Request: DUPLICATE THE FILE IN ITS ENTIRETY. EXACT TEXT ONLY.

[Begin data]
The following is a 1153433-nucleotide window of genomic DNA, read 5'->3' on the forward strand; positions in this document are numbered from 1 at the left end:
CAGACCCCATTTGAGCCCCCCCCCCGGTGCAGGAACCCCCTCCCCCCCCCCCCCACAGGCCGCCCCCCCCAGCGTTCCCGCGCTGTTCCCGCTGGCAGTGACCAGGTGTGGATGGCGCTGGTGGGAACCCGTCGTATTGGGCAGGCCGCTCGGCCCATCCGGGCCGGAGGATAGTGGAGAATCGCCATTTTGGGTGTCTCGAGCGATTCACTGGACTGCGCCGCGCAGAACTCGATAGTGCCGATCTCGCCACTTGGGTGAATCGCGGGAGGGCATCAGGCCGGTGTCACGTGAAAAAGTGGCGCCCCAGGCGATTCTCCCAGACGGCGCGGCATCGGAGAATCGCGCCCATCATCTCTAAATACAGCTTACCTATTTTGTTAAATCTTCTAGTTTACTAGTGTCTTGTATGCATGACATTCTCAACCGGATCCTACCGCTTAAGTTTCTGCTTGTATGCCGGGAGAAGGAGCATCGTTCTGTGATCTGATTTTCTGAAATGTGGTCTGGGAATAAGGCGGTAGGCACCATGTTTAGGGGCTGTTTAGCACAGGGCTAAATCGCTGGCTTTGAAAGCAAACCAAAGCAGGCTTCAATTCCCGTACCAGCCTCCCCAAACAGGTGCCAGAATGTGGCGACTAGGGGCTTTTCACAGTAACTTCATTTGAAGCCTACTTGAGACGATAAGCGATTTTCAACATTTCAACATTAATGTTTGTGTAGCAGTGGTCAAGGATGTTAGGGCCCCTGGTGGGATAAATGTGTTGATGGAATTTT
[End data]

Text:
The following is a 1153433-nucleotide window of genomic DNA, read 5'->3' on the forward strand; positions in this document are numbered from 1 at the left end:
CAGACCCCATTTGAGCCCCCCCCCCGGTGCAGGAACCCCCTCCCCCCCCCCCCCACAGGCCGCCCCCCCCAGCGTTCCCGCGCTGTTCCCGCTGGCAGTGACCAGGTGTGGATGGCGCTGGTGGGAACCCGTCGTATTGGGCAGGCCGCTCGGCCCATCCGGGCCGGAGGATAGTGGAGAATCGCCATTTTGGGTGTCTCGAGCGATTCACTGGACTGCGCCGCGCAGAACTCGATAGTGCCGATCTCGCCACTTGGGTGAATCGCGGGAGGGCATCAGGCCGGTGTCACGTGAAAAAGTGGCGCCCCAGGCGATTCTCCCAGACGGCGCGGCATCGGAGAATCGCGCCCATCATCTCTAAATACAGCTTACCTATTTTGTTAAATCTTCTAGTTTACTAGTGTCTTGTATGCATGACATTCTCAACCGGATCCTACCGCTTAAGTTTCTGCTTGTATGCCGGGAGAAGGAGCATCGTTCTGTGATCTGATTTTCTGAAATGTGGTCTGGGAATAAGGCGGTAGGCACCATGTTTAGGGGCTGTTTAGCACAGGGCTAAATCGCTGGCTTTGAAAGCAAACCAAAGCAGGCTTCAATTCCCGTACCAGCCTCCCCAAACAGGTGCCAGAATGTGGCGACTAGGGGCTTTTCACAGTAACTTCATTTGAAGCCTACTTGAGACGATAAGCGATTTTCAACATTTCAACATTAATGTTTGTGTAGCAGTGGTCAAGGATGTTAGGGCCCCTGGTGGGATAAATGTGTTGATGGAATTTT